Tech giant Microsoft has recently announce that an “alpha” test release for the new chat program Skype for the Linux system for consumer users. Linux users would be able to use the application’s voice-over-IP, video conferencing, and instant messaging services.
Microsoft Skype Client for Linux Released
With the Skype client for Linux, in which it uses WebRTC technology for web browsers, is being piloted as the soon-to-be replacement for the current dedicated Microsoft Skype program for the Linux 4.3 client software. The alpha version of the program can be downloaded from the company’s Skype community page. However, do note that this alpha stage is only available for use for Chrome browsers and Chromebooks at the time of writing.
Since the program is in its alpha stages, do take note of certain limitations. When using the alpha client, it will be problematic when the user will be trying to connect with a Skype for Linux 4.3 user. The following statement is according to an official Microsoft announcement: “You will notice that with the Alpha version of Skype for Linux, which uses our next generation calling architecture, you will be able to call your friends and family on the latest versions of Skype on Windows, Mac, iOS and Android, but you won’t be able to make or receive calls to and from the previous versions of Skype for Linux (18.104.22.168).”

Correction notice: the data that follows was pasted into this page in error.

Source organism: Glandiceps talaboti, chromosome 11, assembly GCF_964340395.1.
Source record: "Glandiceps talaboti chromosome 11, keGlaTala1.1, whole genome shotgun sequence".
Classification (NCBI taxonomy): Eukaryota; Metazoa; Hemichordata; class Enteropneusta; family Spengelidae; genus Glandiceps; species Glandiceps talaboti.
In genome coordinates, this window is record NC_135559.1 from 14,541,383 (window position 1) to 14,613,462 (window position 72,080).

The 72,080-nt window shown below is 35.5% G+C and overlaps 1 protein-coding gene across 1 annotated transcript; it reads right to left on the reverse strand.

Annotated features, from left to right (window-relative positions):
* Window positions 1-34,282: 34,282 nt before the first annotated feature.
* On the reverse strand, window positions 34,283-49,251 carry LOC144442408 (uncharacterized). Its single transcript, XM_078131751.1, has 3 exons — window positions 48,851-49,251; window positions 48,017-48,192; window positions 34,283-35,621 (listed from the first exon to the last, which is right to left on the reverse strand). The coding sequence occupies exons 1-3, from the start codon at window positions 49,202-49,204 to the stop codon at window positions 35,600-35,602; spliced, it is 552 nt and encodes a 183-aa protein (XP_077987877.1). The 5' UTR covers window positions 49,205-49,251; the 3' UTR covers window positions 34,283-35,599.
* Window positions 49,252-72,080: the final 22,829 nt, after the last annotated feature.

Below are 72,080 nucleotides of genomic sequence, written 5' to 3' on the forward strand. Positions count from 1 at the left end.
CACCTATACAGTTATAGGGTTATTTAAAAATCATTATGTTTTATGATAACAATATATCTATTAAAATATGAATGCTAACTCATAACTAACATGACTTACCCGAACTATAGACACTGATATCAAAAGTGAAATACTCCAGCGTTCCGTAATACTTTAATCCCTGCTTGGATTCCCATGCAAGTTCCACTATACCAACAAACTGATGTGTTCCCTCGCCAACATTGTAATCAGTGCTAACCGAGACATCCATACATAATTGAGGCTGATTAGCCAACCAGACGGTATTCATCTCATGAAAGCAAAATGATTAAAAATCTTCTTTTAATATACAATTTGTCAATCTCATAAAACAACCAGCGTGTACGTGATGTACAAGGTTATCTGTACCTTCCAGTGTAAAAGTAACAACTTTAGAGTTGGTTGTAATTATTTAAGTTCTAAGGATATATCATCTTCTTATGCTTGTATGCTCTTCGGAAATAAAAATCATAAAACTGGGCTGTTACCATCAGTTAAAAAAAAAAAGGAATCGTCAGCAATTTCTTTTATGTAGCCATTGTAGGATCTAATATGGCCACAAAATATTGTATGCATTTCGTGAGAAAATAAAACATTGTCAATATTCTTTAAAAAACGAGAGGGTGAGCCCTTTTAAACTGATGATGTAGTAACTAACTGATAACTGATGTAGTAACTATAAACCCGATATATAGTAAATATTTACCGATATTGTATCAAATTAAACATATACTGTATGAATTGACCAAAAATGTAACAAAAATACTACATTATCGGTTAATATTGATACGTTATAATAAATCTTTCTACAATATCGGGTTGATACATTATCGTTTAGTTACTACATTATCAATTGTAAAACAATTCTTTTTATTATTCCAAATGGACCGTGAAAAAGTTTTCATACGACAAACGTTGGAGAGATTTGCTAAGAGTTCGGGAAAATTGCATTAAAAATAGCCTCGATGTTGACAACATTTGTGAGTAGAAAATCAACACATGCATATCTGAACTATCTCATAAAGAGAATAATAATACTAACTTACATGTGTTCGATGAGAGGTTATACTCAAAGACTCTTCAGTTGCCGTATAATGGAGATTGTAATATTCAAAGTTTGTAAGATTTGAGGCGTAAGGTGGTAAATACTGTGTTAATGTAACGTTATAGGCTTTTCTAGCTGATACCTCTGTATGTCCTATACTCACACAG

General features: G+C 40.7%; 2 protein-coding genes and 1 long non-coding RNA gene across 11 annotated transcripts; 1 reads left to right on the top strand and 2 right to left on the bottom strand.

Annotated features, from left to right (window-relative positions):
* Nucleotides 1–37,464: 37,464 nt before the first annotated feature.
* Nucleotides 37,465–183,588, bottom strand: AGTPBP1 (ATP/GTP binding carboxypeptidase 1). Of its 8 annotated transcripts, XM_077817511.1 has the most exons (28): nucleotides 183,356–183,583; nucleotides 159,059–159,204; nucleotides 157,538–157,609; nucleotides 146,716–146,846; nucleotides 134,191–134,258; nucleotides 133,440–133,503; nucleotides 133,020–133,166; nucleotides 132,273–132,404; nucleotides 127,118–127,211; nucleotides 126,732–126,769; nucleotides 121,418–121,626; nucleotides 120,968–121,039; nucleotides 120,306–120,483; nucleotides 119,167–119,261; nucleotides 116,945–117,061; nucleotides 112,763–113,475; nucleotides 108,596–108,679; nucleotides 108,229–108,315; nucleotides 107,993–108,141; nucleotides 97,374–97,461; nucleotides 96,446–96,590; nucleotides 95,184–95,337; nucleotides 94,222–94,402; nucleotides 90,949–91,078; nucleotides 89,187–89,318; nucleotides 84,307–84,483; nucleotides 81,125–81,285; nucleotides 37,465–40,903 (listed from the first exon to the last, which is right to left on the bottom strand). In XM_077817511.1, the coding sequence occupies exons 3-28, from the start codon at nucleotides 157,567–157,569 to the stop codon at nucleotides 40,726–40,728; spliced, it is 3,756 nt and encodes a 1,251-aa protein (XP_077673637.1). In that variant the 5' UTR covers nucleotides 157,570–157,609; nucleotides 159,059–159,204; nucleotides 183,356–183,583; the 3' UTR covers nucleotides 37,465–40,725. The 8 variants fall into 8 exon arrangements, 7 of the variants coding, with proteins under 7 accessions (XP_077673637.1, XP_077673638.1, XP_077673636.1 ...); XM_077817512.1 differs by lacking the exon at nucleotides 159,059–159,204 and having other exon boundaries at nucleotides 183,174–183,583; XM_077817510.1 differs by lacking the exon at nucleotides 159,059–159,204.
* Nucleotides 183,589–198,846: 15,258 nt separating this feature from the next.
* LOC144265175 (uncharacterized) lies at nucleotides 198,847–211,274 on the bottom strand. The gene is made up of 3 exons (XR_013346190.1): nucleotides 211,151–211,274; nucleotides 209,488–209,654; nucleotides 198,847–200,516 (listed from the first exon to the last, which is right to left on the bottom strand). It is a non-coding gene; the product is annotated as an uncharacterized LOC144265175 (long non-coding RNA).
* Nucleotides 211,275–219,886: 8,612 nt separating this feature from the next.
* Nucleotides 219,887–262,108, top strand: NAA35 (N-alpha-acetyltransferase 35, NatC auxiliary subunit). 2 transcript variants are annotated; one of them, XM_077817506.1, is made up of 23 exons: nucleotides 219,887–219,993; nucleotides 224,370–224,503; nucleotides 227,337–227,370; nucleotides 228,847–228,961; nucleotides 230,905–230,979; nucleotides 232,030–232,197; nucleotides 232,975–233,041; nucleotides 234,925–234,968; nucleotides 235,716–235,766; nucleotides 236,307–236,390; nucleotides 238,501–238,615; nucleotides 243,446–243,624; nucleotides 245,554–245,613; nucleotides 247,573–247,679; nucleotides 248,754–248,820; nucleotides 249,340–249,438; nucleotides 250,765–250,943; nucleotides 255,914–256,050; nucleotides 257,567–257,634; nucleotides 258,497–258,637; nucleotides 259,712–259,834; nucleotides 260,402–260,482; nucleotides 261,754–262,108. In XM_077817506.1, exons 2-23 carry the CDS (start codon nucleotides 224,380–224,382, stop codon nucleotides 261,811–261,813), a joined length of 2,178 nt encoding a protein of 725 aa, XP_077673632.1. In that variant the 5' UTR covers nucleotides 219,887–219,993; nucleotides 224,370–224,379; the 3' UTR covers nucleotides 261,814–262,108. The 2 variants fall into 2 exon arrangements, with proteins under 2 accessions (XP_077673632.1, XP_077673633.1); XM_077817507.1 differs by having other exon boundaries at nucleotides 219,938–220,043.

Should a user of the Skype for Linux alpha program initiate a Skype call, then the other party needs to have the right client, otherwise the call won’t work. The acceptable clients right now do include Android 6.31, Windows 7.24, Mac 7.26, Skype for Web, and iOS 6.15, as per the FAQ site of Microsoft pertaining to the topic.
Furthermore, the alpha program is already available as a worldwide release, but it is only in the English language and it is a 64-bit release. Furthermore, it cannot do basic things that the current Linux client can already handle. For example, the alpha program has no public switched telephone network connections. Also, the messaging service is still offline at the moment. It even lacks one-to-one video calling. The company, however, did promise updates “every couple of weeks” that would perhaps address these shortcomings.
While this may seem like good news, users of Skype for Linux may already be on the path to losing a dedicated client software, because according to the FAQ page of Microsoft pertaining to the topic, the company says the following: “Up until now, Skype has built individual versions of Skype for different operating systems and devices. This is changing. In the last 12 months we have been testing our web-based platform meaning that users can make Skype calls without needing to install a plugin. We are making it quicker and easier than ever before to connect with friends and family — directly from Skype.com.”
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